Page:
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The components of the cartridge

In a cartridge there is a set of delicate and complicated production processes.

A cartridge is much more than a cylindrical object that we put in the shotgun. In a cartridge there is a set of delicate and complicated production processes. Only with the quality and good performance of each one of them separately, together with the appropriate combination of load and their correct dosage, give rise to the perfect cartridge so that when we aim and shoot we have absolute certainty that at that moment the shot will be executed with precision.

As in any recipe, everything begins with the ingredients, so the secret to making good cartridges, fundamentally lies in using good components. Said components are: Piston-Pod-Gunpowder-Taco-Perdigón.

If Nobel Sport Spain is privileged in something, it is in having the best components on the market, since it belongs to the largest European group of cartridge and component manufacturers. The group in its different plants in France and Italy manufactures gunpowder, plugs, pods and pistons. Therefore the quality, homogeneity and continuity of the components is always assured.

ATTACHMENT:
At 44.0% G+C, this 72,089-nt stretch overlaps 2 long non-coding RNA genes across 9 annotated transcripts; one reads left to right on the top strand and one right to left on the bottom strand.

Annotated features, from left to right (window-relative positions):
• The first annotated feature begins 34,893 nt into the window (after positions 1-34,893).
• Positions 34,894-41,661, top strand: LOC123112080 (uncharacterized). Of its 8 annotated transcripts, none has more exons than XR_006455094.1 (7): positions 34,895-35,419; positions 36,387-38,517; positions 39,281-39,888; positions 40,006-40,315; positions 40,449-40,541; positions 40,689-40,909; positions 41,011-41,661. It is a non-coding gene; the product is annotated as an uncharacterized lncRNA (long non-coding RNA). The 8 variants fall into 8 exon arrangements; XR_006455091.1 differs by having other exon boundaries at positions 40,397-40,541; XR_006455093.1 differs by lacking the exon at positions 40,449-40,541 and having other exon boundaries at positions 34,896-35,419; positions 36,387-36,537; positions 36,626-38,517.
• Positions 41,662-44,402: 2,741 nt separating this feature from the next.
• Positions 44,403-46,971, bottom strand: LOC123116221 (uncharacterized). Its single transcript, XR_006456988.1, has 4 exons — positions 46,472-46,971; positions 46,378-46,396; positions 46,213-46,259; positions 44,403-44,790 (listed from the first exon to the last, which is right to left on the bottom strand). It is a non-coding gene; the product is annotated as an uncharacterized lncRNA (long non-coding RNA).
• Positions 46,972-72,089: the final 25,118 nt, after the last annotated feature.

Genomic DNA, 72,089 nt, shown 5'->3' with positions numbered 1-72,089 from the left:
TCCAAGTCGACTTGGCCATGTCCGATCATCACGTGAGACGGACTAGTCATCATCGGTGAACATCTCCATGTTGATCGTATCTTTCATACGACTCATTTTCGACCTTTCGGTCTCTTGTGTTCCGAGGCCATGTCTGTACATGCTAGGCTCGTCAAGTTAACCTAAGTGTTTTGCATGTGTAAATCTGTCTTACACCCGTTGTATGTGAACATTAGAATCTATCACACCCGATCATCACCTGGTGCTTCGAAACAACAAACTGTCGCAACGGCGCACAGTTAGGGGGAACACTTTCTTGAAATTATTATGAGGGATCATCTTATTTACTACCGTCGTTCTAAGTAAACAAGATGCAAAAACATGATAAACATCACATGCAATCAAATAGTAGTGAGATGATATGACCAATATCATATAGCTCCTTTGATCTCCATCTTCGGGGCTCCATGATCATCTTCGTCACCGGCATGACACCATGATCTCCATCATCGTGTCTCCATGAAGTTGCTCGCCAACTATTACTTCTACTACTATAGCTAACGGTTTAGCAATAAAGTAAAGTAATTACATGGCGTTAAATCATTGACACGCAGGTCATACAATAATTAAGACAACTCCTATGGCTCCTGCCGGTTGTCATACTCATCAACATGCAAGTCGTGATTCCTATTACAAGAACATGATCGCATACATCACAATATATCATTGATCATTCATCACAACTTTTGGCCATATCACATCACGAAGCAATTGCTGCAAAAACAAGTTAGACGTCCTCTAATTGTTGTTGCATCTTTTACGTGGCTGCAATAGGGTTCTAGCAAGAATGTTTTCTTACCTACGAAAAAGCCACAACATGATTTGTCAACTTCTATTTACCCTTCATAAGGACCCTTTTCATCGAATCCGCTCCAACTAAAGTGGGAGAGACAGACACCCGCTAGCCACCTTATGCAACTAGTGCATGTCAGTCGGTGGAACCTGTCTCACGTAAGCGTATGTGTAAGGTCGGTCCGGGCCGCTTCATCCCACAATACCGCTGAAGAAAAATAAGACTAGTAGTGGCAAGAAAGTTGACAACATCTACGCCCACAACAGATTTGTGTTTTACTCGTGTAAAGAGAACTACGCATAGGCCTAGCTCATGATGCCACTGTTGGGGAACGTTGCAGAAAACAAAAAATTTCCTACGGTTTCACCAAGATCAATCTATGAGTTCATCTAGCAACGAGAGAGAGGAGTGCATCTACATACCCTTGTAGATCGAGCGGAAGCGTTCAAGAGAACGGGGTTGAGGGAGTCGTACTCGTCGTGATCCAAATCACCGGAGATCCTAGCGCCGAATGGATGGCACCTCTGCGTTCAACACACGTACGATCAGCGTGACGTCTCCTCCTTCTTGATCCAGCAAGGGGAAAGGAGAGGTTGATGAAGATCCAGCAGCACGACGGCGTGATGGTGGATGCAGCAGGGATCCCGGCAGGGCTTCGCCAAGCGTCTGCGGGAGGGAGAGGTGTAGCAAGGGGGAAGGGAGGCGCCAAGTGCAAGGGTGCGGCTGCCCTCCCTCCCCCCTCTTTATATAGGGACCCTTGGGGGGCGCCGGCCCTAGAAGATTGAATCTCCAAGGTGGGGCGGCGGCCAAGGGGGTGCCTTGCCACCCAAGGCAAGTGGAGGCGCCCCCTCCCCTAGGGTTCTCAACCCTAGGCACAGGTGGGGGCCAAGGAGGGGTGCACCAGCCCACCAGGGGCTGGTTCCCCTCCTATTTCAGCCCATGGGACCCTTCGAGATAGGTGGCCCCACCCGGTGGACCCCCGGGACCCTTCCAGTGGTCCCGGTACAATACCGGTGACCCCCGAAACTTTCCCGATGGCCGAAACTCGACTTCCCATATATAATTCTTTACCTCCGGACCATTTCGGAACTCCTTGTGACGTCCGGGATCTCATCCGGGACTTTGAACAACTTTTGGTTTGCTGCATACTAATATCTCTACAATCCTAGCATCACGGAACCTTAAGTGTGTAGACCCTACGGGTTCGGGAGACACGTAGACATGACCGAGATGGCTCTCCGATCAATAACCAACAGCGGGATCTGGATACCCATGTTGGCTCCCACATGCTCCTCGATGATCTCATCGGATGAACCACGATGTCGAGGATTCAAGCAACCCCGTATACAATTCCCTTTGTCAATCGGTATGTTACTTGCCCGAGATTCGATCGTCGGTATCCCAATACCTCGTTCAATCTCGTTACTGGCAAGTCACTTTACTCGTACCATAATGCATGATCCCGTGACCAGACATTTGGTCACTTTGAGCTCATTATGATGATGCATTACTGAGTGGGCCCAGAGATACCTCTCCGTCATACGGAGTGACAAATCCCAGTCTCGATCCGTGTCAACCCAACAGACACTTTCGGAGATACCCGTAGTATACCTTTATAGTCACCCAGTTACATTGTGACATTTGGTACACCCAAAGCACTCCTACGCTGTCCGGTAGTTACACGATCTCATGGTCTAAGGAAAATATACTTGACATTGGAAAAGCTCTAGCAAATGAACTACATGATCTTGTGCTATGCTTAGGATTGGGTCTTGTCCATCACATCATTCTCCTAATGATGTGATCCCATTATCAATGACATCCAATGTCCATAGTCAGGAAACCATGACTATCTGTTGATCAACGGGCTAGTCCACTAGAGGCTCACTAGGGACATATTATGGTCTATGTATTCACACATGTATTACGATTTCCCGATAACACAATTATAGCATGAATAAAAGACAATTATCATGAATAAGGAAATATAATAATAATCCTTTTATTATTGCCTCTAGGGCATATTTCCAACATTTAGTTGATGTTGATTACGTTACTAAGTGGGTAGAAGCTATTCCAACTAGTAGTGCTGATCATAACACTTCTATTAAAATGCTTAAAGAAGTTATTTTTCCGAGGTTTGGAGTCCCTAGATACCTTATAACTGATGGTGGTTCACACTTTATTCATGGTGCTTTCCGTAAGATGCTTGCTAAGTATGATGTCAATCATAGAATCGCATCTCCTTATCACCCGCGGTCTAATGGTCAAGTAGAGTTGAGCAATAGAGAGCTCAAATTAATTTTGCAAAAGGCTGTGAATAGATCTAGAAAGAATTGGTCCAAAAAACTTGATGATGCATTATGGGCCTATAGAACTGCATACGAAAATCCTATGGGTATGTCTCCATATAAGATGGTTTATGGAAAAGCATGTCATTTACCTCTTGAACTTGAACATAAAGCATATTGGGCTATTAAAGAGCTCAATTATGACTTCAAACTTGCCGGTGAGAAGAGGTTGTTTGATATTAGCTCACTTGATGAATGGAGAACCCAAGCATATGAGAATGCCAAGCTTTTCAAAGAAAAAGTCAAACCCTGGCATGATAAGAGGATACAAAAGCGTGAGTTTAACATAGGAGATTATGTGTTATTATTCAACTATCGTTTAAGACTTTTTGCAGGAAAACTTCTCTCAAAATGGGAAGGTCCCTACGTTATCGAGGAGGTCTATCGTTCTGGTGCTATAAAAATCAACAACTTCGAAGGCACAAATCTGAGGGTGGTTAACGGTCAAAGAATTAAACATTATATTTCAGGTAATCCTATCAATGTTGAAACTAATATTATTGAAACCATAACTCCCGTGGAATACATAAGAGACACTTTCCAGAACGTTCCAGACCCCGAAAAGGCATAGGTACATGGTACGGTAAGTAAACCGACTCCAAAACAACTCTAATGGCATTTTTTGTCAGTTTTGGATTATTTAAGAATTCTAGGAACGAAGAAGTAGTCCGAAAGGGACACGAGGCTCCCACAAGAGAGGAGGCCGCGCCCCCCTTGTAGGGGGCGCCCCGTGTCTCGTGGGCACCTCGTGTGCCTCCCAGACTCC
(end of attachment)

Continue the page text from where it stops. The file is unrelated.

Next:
It is the soul of a cartridge, whether metallic or semi-metallic. The right choice and dosage defines the behavior of ammunition.

The powder used for the loading of cartridges is called smokeless, non-explosive, and it involves very little risk to users.

There are different types, and large differences between the powders for loading, therefore we must keep in mind that not all are equal, nor are good for everything.

There are more active or slower depending on the needs and benefits required from the cartridge.

Currently, limiting yourself to the use of one or two varieties of powder for the entire range of cartridges
means optimal components are not being used and that instead there is a cost strategy being followed. The product will work but not properly.